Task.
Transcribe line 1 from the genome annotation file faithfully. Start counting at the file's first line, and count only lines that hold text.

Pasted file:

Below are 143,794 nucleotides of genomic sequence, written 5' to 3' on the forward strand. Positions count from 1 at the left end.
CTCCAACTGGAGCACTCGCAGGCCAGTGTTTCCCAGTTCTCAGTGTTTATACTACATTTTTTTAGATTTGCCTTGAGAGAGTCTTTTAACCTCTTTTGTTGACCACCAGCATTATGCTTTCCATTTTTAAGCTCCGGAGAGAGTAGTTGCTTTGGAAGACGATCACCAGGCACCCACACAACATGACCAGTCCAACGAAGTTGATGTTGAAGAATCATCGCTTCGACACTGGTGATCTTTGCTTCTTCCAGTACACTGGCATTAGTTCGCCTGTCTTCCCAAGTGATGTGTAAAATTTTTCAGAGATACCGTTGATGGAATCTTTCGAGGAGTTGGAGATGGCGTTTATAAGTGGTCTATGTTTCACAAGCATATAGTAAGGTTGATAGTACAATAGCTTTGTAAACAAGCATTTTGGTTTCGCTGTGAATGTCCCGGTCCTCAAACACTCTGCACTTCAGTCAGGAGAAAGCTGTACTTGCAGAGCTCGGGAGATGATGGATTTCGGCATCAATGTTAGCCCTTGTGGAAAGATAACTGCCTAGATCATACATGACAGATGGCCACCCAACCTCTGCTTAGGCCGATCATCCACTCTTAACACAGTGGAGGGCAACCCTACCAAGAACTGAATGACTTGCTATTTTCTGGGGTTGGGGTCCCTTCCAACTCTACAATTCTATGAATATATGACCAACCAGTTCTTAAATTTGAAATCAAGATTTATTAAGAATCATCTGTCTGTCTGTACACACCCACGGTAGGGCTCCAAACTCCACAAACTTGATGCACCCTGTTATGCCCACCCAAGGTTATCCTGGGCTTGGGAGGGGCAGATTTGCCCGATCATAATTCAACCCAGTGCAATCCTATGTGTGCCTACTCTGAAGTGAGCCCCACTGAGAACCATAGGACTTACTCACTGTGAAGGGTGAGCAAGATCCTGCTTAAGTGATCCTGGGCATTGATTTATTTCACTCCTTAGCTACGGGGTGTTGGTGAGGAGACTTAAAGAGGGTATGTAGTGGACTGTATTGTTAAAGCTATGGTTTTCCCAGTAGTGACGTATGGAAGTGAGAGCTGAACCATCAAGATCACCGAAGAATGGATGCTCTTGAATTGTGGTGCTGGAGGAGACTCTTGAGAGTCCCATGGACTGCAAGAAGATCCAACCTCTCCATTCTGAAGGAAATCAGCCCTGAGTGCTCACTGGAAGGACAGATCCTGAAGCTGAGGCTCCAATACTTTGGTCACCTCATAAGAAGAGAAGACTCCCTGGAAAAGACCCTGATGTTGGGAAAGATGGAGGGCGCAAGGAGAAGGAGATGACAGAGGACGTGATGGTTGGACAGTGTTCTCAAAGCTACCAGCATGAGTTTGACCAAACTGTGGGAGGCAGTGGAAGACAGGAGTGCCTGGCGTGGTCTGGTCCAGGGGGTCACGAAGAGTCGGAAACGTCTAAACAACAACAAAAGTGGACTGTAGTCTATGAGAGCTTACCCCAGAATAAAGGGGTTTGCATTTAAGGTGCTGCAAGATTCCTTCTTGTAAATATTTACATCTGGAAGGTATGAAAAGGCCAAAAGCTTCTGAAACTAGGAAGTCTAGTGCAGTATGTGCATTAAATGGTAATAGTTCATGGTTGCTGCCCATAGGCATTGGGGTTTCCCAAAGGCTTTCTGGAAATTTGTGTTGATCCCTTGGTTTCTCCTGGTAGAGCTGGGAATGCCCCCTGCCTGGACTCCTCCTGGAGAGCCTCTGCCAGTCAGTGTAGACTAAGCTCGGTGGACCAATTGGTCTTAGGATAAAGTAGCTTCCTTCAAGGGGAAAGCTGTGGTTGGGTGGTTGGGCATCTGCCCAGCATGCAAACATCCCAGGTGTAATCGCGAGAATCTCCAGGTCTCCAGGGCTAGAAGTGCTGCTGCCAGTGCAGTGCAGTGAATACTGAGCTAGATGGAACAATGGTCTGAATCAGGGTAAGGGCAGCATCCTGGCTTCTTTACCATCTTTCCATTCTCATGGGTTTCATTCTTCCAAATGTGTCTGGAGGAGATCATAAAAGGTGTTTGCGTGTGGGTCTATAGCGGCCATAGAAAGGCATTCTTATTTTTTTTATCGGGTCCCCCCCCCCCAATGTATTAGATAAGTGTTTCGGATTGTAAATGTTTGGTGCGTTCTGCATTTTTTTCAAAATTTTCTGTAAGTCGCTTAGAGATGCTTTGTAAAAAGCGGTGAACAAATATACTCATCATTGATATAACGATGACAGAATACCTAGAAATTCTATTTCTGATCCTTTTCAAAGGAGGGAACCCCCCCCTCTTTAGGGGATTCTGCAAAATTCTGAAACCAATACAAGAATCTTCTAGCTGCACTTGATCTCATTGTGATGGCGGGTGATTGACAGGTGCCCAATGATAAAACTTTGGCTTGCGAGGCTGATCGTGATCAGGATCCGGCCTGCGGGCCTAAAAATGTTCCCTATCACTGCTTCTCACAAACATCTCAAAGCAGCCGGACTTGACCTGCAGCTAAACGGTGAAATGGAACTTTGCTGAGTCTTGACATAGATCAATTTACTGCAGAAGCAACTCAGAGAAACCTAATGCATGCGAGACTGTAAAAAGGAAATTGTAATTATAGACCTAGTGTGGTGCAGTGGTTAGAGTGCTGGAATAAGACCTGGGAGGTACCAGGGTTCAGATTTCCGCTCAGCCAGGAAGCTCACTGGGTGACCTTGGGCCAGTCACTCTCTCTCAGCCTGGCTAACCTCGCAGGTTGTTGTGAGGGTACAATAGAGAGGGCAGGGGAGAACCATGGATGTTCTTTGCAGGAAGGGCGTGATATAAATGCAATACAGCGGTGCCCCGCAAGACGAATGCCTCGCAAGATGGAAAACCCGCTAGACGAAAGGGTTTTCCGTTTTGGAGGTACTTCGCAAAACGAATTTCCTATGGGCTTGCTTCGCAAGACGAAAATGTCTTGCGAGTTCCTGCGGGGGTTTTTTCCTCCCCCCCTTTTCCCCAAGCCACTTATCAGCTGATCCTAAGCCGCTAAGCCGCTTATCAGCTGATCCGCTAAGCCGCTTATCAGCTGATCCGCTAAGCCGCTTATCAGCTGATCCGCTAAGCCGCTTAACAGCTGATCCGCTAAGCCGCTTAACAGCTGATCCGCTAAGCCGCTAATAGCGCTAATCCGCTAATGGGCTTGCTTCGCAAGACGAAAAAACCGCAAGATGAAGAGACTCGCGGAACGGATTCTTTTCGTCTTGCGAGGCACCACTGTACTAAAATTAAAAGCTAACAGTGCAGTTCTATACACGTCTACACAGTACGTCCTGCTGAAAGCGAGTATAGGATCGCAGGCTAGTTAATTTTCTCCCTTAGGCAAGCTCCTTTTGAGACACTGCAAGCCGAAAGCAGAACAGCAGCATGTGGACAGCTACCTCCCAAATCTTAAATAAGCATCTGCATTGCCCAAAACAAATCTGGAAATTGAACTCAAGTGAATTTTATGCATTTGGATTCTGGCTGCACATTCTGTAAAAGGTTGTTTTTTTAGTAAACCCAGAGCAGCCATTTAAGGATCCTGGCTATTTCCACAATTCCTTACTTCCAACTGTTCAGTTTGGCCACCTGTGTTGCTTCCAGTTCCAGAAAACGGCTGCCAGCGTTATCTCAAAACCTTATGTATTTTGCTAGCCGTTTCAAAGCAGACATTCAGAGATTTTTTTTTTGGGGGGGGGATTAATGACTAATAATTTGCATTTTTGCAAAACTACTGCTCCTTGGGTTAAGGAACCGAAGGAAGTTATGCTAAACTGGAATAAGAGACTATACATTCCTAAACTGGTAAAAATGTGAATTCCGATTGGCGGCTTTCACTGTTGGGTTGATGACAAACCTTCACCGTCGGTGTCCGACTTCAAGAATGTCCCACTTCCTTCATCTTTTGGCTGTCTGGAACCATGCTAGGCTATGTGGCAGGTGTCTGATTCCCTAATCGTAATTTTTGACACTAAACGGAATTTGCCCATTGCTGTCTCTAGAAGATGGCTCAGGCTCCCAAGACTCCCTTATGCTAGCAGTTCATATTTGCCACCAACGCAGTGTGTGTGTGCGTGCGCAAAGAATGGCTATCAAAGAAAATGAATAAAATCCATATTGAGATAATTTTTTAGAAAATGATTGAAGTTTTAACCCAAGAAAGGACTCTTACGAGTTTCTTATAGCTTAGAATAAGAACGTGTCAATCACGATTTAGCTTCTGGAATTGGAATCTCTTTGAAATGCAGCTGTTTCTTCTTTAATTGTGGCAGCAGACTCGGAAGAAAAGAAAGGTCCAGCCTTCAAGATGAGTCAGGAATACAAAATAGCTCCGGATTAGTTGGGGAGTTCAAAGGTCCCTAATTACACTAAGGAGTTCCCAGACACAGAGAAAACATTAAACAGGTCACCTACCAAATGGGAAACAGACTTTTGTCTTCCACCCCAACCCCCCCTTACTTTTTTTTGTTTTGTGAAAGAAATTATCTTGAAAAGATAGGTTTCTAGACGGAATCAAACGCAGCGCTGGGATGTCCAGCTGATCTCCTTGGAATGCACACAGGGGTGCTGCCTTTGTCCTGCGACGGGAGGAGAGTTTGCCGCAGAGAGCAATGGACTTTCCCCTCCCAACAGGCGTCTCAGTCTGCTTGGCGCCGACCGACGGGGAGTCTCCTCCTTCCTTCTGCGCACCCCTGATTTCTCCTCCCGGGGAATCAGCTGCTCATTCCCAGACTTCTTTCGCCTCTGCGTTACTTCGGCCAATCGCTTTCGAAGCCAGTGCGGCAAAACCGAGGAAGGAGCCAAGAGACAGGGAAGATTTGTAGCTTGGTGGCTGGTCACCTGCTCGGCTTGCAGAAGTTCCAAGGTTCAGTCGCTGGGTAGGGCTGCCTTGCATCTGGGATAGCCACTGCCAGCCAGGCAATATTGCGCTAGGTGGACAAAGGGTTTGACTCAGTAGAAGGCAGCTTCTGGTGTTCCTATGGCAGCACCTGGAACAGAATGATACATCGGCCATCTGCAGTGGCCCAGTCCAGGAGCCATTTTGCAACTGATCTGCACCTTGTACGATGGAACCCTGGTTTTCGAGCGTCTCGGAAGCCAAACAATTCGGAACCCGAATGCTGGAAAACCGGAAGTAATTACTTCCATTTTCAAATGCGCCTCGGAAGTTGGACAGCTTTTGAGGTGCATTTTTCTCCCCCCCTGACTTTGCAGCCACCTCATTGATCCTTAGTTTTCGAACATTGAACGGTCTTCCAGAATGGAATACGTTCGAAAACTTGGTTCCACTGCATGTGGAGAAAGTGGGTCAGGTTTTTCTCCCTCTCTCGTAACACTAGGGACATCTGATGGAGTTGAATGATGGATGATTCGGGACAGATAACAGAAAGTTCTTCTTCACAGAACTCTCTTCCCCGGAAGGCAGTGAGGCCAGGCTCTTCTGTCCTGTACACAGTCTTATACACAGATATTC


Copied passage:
Below are 143,794 nucleotides of genomic sequence, written 5' to 3' on the forward strand. Positions count from 1 at the left end.